A first group of preferred ester-linked cationic surfactant materials for use in the invention is represented by formula (I):
wherein each R1 group is independently selected from C1-4 alkyl or C2-4 alkenyl groups; and wherein each R2 group is independently selected from C8-28 alkyl or alkenyl groups;
X− is any anion compatible with the cationic surfactant, such as halides or alkyl sulphates, e.g. chloride, methyl sulphate or ethyl sulphate and n is 0 or an integer from 1-5.
A second preferred softening material for use in the invention is represented by formula (II):
wherein each R is independently selected from a C5-35 alkyl or alkenyl group, R1 represents a C1-4 alkyl or hydroxyalkyl group or a C2-4 alkenyl group, m is 1, 2 or 3 and denotes the number of moieties to which it refers that pend directly from the N atom and T, n and X− are as defined above.
Especially preferred materials within this formula are di-alkenyl esters of triethanol ammonium methyl sulphate. Commercial examples of compounds within this formula are Tetranyl® AOT-1 (di-oleic ester of triethanol ammonium methyl sulphate 80% active), AO-1(di-oleic ester of triethanol ammonium methyl sulphate 90% active), Tetranyl® AHT-1 (di-hardened tallowyl ester of triethanol ammonium methyl sulphate 85% active), L1/90 (partially hardened tallow ester of triethanol ammonium methyl sulphate 90% active), L5/90 (palm ester of triethanol ammonium methyl sulphate 90% active (supplied by Kao corporation); Rewoquat WE15 (C10-C20 and C16-C18 unsaturated fatty acid reaction products with triethanolamine dimethyl sulphate quaternised 90% active), WE18 and WE20 (both are partially hardened tallow ester of triethanol ammonium methyl sulphate 90% active), ex Goldschmidt Corporation; and Stepantex VK-90 (partially hardened tallow ester of triethanol ammonium methyl sulphate 90% active), ex Stepan Company.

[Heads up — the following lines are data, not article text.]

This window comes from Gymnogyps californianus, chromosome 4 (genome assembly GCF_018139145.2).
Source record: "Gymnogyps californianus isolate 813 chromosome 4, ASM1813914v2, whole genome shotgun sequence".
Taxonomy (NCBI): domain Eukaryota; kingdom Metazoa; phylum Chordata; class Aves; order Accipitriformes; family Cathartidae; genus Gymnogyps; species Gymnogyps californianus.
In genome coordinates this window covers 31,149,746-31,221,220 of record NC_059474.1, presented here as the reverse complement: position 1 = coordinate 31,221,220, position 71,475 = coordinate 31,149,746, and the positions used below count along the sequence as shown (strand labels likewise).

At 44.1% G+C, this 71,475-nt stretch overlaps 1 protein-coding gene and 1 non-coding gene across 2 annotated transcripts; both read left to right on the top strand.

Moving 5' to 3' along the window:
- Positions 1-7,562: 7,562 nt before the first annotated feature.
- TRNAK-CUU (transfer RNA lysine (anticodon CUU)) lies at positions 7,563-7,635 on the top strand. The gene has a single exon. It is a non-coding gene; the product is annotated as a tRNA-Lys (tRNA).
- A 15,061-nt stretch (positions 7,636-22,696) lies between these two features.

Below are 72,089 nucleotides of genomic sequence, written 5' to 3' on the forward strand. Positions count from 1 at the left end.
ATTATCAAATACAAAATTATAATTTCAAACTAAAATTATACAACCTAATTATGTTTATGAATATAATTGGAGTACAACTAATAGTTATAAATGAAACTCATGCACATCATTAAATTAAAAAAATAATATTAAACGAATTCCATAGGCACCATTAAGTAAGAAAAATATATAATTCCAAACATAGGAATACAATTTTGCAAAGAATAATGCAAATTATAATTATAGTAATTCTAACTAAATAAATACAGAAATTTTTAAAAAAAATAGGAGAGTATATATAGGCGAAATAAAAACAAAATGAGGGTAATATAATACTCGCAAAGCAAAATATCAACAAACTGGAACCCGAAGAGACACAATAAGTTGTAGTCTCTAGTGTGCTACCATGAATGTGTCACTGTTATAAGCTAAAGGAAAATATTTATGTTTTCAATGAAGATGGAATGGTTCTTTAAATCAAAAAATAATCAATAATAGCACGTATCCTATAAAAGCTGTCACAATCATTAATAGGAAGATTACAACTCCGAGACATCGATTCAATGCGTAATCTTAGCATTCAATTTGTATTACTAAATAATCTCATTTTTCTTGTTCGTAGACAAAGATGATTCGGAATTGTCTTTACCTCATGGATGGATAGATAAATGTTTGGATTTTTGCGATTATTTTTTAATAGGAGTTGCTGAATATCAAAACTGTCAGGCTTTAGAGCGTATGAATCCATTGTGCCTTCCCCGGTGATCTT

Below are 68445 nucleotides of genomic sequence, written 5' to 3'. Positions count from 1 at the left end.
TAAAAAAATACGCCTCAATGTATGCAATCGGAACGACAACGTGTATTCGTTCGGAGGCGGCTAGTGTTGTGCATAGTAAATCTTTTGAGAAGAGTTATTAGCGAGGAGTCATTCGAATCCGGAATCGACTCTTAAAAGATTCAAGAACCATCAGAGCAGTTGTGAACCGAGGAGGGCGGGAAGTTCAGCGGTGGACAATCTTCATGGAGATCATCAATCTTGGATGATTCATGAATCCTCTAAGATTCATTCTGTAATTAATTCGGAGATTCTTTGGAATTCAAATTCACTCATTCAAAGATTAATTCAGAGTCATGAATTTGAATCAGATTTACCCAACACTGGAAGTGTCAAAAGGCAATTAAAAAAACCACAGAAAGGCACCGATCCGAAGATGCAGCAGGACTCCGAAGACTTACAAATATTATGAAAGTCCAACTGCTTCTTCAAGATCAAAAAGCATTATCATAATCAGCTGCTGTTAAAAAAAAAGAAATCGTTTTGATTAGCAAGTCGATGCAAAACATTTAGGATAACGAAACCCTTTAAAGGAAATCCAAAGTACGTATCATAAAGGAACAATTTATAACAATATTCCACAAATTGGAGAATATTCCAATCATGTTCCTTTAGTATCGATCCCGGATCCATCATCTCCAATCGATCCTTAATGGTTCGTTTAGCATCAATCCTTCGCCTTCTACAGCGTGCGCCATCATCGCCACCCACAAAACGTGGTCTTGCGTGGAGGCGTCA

A third preferred type of quaternary ammonium material is represented by formula (III):
wherein R1, R2, n, T and X− are as defined above.
Preferred materials of this class such as 1,2 bis[tallowoyloxy]-3-trimethylammonium propane chloride and 1,2-bis[oleyloxy]-3-trimethylammonium propane chloride and their method of preparation are, for example, described in U.S. Pat. No. 4,137,180 (Lever Brothers), the contents of which are incorporated herein. Preferably these materials also comprise small amounts of the corresponding monoester, as described in U.S. Pat. No. 4,137,180.
A fourth preferred type of quaternary ammonium material is represented by formula (IV):
where R1 and R2 are C8-28 alkyl or alkenyl groups; R3 and R4 are C1-4 alkyl or C2-4 alkenyl groups and X− is as defined above.
Examples of compounds within this formula include di(tallow alkyl)dimethyl ammonium chloride, di(tallow alkyl) dimethyl ammonium methyl sulphate, dihexadecyl dimethyl ammonium chloride, di(hardened tallow alkyl) dimethyl ammonium chloride, dioctadecyl dimethyl ammonium chloride and di(coconut alkyl) dimethyl ammonium chloride.
Other useful cationic softening agents are alkyl pyridinium salts and substituted imidazoline species. Also useful are primary, secondary and tertiary amines and the condensation products of fatty acids with alkylpolyamines.
The compositions may alternatively or additionally contain water-soluble cationic fabric softeners, as described in GB 2 039 556B (Unilever).
The quaternary ammonium softening material may be present In an amount from 0.5 to 35%, more preferably 1 to 30%, most preferably 1.5 to 25% by weight based on the total weight of the composition.
The compositions may comprise a cationic fabric softening compound and an oil, for example as disclosed in EP-A-0829531.
Nonionic Softening Agents
The compositions may alternatively or additionally contain nonionic fabric softening agents such as lanolin and derivatives thereof.
Lecithins are also suitable softening compounds.
Nonionic softeners include Lβ phase forming sugar esters (as described in M Hato et al Langmuir 12, 1659, 1666, (1996)) and related materials such as glycerol monostearate or sorbitan esters. Often these materials are used in conjunction with cationic materials to assist deposition (see, for example, GB 2 202 244). Silicones are used in a similar way as a co-softener with a cationic softener in rinse treatments (see, for example, GB 1 549 180).
Nonionic Stabilising Agents
The compositions may also suitably contain a nonionic stabilising agent. Suitable nonionic stabilising agents are linear C8 to C22 alcohols alkoxylated with 10 to 25 moles of alkylene oxide, C10 to C20 alcohols, or mixtures thereof.